Have you ever been answering a survey and found yourself thinking, “I wonder if they’re gonna ask about THIS, because THAT’s what’s really important”? Have you ever thought “The people who wrote this SurveyMonkey survey are stupid – do they really think this stuff is interesting?” And my favorite: “Do they really think I’m going to wade through their five minutes of junk? I’m outahere.”
At Tim O’Reilly’s “Health FOO” weekend camp this spring I met Michael Simpson of Traitwise, an Austin startup that’s turning this stuff inside out and upside down. What I love about them is that, as in the best of participatory medicine, they do NOT assume that the researcher sitting somewhere has got it all figured out, and that we should drool with admiration. They make it fun (using game theory), and they even let you suggest new questions.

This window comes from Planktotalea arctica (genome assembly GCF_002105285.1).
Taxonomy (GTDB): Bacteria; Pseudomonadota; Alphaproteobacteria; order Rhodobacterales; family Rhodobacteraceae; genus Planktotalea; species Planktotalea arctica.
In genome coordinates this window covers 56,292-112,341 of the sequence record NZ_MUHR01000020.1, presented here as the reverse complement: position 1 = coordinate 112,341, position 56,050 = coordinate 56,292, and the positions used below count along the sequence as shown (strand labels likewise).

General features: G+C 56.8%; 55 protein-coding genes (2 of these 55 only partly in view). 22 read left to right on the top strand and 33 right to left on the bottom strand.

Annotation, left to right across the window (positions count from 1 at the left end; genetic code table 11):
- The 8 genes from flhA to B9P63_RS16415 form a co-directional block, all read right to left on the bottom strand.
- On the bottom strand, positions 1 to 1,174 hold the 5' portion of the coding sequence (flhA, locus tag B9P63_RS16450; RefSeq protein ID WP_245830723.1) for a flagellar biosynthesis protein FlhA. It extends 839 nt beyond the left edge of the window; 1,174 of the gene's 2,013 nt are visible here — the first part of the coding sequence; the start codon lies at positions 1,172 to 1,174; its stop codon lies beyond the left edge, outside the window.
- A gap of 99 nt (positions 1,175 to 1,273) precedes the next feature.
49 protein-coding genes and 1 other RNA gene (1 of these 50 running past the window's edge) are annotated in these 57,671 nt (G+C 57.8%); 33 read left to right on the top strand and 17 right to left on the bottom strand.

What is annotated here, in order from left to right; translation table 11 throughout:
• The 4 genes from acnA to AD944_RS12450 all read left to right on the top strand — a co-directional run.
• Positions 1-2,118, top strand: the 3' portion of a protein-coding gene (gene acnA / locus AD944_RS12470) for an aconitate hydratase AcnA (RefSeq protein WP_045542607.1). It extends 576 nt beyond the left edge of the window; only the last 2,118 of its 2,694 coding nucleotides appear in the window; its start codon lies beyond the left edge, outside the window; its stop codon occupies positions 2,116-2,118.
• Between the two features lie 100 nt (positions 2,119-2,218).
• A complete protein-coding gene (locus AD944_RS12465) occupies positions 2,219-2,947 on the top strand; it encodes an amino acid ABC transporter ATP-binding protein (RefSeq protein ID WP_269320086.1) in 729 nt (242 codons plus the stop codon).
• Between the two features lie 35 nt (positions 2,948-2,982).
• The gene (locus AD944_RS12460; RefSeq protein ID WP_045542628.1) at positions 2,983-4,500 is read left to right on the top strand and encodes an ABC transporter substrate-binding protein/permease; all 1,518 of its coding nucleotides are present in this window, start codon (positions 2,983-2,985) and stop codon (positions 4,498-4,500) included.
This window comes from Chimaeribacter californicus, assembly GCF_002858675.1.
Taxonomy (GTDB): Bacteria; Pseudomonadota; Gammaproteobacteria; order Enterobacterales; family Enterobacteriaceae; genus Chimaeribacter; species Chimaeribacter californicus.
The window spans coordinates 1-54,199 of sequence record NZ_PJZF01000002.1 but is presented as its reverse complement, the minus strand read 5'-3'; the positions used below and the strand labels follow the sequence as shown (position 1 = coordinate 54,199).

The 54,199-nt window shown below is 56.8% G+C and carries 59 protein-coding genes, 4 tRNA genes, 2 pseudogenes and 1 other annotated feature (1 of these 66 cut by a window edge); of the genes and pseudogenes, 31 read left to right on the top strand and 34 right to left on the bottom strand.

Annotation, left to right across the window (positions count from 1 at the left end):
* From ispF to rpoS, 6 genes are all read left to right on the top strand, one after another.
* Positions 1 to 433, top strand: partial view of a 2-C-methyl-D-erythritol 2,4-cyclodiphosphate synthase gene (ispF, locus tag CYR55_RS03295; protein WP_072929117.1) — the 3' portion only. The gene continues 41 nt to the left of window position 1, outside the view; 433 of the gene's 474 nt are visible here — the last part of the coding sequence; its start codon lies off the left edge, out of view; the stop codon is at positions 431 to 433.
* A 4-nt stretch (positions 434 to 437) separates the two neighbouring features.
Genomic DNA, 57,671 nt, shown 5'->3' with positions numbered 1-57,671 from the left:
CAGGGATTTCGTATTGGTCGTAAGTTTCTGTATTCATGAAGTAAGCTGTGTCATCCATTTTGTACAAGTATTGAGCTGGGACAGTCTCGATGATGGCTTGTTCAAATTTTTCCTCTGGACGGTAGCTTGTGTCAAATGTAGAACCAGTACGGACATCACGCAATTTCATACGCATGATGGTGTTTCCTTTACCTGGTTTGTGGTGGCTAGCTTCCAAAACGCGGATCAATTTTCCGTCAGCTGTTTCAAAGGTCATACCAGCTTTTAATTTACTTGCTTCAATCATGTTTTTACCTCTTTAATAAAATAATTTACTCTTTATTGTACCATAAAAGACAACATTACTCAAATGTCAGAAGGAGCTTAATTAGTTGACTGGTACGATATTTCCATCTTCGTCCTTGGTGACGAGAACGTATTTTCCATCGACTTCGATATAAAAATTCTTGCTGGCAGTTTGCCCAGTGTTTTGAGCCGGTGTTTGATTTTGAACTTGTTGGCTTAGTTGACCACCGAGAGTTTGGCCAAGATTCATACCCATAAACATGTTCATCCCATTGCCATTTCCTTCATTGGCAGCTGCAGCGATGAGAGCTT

IMO the best surveys end with “Is there anything else you’d like to tell us?” Apparently, Traitwise bakes that in to the whole process. It inverts the whole paradigm of “researcher knows best” and makes it “researcher is eager to find out.”
And that’s what medicine needs, too. I love it. (No, I don’t have anything to do with the company.)
There’s a deeper level: they’ve designed it to detected who among us is similar, based on our responses. (Wise about traits – get it?) Heaven only knows what THAT will lead to, when smart analysts figure out how to sniff down THAT trail.
You can quit whenever you want, but if you’re game (and enjoying it), you can keep going as long as you like. Some people have answered 80+ questions, I hear!
Finally, the thing is smart enough to know when it’s boring, and knock it off. Unlike surveys packed with required questions, EVERY question in this technology has a Skip button, and if too many people skip a question, it gets the message, and stops asking the boring question.
They offered me this sample survey about healthcare related stuff, particularly e-patient behavior. Dive in. Enjoy!